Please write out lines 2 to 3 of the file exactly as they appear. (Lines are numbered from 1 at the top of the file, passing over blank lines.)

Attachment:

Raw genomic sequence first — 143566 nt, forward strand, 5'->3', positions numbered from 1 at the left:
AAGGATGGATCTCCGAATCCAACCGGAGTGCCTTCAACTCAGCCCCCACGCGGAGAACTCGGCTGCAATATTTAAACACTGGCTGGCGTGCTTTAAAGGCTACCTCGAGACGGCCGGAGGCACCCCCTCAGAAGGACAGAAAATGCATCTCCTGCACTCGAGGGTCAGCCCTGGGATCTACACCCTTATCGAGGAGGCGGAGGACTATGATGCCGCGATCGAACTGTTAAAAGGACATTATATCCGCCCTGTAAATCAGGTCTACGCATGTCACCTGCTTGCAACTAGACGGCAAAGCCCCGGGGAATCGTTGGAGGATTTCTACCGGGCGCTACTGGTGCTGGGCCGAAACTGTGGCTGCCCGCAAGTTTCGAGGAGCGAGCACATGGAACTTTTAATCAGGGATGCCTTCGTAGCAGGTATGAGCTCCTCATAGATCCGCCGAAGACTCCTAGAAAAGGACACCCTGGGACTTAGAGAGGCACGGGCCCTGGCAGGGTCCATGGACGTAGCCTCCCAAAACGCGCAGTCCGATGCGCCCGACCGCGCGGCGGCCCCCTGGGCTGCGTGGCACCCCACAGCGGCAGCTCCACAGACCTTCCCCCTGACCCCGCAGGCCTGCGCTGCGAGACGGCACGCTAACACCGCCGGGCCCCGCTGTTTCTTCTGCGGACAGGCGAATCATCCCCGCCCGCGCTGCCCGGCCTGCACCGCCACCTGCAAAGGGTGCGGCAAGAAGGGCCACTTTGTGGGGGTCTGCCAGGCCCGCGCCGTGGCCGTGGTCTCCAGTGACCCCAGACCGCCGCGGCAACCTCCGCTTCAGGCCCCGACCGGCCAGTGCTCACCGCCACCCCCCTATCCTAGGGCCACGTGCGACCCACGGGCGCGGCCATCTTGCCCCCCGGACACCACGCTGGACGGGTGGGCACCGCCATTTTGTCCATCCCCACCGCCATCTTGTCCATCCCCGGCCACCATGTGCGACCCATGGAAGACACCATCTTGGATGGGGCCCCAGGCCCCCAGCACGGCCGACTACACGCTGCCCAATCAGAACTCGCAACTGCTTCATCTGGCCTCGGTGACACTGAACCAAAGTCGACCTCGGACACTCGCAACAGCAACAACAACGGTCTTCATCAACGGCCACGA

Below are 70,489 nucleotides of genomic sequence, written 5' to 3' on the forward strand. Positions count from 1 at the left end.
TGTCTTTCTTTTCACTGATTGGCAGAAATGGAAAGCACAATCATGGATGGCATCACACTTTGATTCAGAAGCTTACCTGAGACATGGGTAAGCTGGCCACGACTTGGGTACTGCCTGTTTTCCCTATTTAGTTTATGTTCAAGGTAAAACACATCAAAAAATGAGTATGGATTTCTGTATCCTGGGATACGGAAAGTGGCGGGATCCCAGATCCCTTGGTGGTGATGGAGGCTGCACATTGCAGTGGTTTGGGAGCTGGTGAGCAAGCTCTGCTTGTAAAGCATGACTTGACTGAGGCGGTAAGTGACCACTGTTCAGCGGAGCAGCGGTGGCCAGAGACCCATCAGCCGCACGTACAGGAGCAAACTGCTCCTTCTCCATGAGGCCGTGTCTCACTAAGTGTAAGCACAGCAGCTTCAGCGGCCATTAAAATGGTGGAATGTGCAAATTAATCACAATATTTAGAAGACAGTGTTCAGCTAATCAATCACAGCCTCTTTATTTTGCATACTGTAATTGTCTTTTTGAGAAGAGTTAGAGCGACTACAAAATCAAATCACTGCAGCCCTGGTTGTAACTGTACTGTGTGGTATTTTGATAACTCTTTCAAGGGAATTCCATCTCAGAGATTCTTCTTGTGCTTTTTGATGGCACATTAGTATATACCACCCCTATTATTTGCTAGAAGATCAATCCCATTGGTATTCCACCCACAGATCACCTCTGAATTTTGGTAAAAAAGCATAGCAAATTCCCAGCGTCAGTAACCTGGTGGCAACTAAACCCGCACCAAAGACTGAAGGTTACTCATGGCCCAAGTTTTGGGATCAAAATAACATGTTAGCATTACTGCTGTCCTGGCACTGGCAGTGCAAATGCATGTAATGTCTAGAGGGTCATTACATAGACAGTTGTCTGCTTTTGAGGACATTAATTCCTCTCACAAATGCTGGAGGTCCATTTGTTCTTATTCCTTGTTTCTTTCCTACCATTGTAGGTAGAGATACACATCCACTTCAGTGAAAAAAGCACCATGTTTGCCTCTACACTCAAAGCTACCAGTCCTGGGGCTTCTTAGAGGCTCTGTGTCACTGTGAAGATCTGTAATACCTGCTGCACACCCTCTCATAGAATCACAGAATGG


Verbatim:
AAGGATGGATCTCCGAATCCAACCGGAGTGCCTTCAACTCAGCCCCCACGCGGAGAACTCGGCTGCAATATTTAAACACTGGCTGGCGTGCTTTAAAGGCTACCTCGAGACGGCCGGAGGCACCCCCTCAGAAGGACAGAAAATGCATCTCCTGCACTCGAGGGTCAGCCCTGGGATCTACACCCTTATCGAGGAGGCGGAGGACTATGATGCCGCGATCGAACTGTTAAAAGGACATTATATCCGCCCTGTAAATCAGGTCTACGCATGTCACCTGCTTGCAACTAGACGGCAAAGCCCCGGGGAATCGTTGGAGGATTTCTACCGGGCGCTACTGGTGCTGGGCCGAAACTGTGGCTGCCCGCAAGTTTCGAGGAGCGAGCACATGGAACTTTTAATCAGGGATGCCTTCGTAGCAGGTATGAGCTCCTCATAGATCCGCCGAAGACTCCTAGAAAAGGACACCCTGGGACTTAGAGAGGCACGGGCCCTGGCAGGGTCCATGGACGTAGCCTCCCAAAACGCGCAGTCCGATGCGCCCGACCGCGCGGCGGCCCCCTGGGCTGCGTGGCACCCCACAGCGGCAGCTCCACAGACCTTCCCCCTGACCCCGCAGGCCTGCGCTGCGAGACGGCACGCTAACACCGCCGGGCCCCGCTGTTTCTTCTGCGGACAGGCGAATCATCCCCGCCCGCGCTGCCCGGCCTGCACCGCCACCTGCAAAGGGTGCGGCAAGAAGGGCCACTTTGTGGGGGTCTGCCAGGCCCGCGCCGTGGCCGTGGTCTCCAGTGACCCCAGACCGCCGCGGCAACCTCCGCTTCAGGCCCCGACCGGCCAGTGCTCACCGCCACCCCCCTATCCTAGGGCCACGTGCGACCCACGGGCGCGGCCATCTTGCCCCCCGGACACCACGCTGGACGGGTGGGCACCGCCATTTTGTCCATCCCCACCGCCATCTTGTCCATCCCCGGCCACCATGTGCGACCCATGGAAGACACCATCTTGGATGGGGCCCCAGGCCCCCAGCACGGCCGACTACACGCTGCCCAATCAGAACTCGCAACTGCTTCATCTGGCCTCGGTGACACTGAACCAAAGTCGACCTCGGACACTCGCAACAGCAACAACAACGGTCTTCATCAACGGCCACGA

Below are 70,489 nucleotides of genomic sequence, written 5' to 3' on the forward strand. Positions count from 1 at the left end.